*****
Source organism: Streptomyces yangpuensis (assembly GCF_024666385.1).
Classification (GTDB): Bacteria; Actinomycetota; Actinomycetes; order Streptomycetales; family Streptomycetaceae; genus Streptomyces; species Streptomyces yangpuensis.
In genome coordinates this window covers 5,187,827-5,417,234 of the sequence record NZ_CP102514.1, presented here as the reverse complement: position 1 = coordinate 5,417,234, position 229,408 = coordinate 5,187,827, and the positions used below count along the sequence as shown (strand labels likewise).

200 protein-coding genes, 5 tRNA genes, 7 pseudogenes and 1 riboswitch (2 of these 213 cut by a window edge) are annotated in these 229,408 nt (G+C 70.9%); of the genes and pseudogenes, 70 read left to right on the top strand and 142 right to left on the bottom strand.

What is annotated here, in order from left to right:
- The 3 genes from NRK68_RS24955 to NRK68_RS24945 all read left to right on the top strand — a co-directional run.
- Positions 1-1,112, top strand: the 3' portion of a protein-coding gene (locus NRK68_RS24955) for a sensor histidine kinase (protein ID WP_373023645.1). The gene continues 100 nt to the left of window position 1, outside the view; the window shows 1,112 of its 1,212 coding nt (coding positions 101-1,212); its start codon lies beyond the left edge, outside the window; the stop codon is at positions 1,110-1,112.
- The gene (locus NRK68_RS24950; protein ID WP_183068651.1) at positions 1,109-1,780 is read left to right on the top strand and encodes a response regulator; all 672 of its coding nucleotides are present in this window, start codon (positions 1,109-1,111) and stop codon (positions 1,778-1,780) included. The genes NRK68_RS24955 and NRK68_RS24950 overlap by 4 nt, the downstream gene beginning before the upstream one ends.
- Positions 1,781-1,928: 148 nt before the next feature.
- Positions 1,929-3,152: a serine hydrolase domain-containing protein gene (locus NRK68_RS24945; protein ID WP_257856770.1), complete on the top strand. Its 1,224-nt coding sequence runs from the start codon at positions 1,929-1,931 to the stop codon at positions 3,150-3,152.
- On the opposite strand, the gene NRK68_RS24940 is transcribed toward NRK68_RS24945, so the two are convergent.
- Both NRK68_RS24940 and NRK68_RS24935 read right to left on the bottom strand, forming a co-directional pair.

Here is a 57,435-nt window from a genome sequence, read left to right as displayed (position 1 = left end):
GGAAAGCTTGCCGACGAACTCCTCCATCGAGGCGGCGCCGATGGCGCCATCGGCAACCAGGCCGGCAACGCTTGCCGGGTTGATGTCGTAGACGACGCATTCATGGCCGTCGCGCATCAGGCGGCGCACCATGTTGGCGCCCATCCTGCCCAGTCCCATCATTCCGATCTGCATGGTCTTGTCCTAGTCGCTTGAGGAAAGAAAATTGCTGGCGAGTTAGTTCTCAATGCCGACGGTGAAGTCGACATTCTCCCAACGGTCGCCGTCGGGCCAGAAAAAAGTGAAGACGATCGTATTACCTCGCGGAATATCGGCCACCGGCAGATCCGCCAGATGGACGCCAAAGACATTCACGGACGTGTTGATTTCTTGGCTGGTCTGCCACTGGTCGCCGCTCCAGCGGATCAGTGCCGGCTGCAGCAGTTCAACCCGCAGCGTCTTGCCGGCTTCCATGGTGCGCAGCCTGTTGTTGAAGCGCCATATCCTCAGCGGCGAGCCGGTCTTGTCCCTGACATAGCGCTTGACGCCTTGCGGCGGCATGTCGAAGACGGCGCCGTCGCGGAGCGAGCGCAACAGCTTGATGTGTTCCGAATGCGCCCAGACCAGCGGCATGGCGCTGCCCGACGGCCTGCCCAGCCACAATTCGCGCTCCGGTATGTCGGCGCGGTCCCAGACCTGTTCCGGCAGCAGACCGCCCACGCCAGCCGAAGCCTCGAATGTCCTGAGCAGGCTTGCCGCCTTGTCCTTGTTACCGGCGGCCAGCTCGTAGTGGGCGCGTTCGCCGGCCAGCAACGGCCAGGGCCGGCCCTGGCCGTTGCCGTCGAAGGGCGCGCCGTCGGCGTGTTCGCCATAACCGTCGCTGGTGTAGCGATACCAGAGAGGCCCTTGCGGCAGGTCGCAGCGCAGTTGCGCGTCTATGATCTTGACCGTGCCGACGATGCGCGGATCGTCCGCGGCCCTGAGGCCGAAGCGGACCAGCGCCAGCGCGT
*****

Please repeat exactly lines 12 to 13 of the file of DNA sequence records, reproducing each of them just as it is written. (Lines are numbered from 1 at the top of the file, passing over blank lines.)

- Both NRK68_RS24940 and NRK68_RS24935 read right to left on the bottom strand, forming a co-directional pair.

Here is a 57,435-nt window from a genome sequence, read left to right as displayed (position 1 = left end):